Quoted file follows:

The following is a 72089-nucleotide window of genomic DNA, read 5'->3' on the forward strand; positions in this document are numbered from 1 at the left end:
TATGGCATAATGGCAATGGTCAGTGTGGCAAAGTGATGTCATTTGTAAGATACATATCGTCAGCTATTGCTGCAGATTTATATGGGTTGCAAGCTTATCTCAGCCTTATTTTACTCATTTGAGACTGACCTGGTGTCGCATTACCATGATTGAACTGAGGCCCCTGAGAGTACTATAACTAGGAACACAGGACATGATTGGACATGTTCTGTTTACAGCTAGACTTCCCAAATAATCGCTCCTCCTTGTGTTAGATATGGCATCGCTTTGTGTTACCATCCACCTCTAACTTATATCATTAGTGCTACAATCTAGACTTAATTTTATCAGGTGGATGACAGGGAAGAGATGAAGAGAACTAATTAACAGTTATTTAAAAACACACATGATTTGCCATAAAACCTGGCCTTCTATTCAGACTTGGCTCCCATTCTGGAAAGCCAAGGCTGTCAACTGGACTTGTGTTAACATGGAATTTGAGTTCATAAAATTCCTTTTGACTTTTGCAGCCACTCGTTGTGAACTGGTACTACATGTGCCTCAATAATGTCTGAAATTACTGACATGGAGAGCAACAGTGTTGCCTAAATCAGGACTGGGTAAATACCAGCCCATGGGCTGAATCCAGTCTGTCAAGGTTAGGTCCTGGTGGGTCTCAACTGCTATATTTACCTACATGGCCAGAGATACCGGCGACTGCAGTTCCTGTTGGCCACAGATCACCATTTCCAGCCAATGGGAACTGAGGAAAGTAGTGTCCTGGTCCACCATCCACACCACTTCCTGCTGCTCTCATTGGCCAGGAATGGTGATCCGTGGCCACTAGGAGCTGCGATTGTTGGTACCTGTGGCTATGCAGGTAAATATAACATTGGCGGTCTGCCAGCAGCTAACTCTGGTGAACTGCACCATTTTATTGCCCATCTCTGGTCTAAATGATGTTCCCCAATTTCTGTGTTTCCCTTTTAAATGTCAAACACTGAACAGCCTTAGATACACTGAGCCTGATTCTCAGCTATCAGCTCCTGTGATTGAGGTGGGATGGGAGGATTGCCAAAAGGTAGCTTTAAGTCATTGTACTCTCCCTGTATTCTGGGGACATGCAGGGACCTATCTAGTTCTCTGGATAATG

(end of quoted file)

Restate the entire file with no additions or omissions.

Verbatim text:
The following is a 72089-nucleotide window of genomic DNA, read 5'->3' on the forward strand; positions in this document are numbered from 1 at the left end:
TATGGCATAATGGCAATGGTCAGTGTGGCAAAGTGATGTCATTTGTAAGATACATATCGTCAGCTATTGCTGCAGATTTATATGGGTTGCAAGCTTATCTCAGCCTTATTTTACTCATTTGAGACTGACCTGGTGTCGCATTACCATGATTGAACTGAGGCCCCTGAGAGTACTATAACTAGGAACACAGGACATGATTGGACATGTTCTGTTTACAGCTAGACTTCCCAAATAATCGCTCCTCCTTGTGTTAGATATGGCATCGCTTTGTGTTACCATCCACCTCTAACTTATATCATTAGTGCTACAATCTAGACTTAATTTTATCAGGTGGATGACAGGGAAGAGATGAAGAGAACTAATTAACAGTTATTTAAAAACACACATGATTTGCCATAAAACCTGGCCTTCTATTCAGACTTGGCTCCCATTCTGGAAAGCCAAGGCTGTCAACTGGACTTGTGTTAACATGGAATTTGAGTTCATAAAATTCCTTTTGACTTTTGCAGCCACTCGTTGTGAACTGGTACTACATGTGCCTCAATAATGTCTGAAATTACTGACATGGAGAGCAACAGTGTTGCCTAAATCAGGACTGGGTAAATACCAGCCCATGGGCTGAATCCAGTCTGTCAAGGTTAGGTCCTGGTGGGTCTCAACTGCTATATTTACCTACATGGCCAGAGATACCGGCGACTGCAGTTCCTGTTGGCCACAGATCACCATTTCCAGCCAATGGGAACTGAGGAAAGTAGTGTCCTGGTCCACCATCCACACCACTTCCTGCTGCTCTCATTGGCCAGGAATGGTGATCCGTGGCCACTAGGAGCTGCGATTGTTGGTACCTGTGGCTATGCAGGTAAATATAACATTGGCGGTCTGCCAGCAGCTAACTCTGGTGAACTGCACCATTTTATTGCCCATCTCTGGTCTAAATGATGTTCCCCAATTTCTGTGTTTCCCTTTTAAATGTCAAACACTGAACAGCCTTAGATACACTGAGCCTGATTCTCAGCTATCAGCTCCTGTGATTGAGGTGGGATGGGAGGATTGCCAAAAGGTAGCTTTAAGTCATTGTACTCTCCCTGTATTCTGGGGACATGCAGGGACCTATCTAGTTCTCTGGATAATG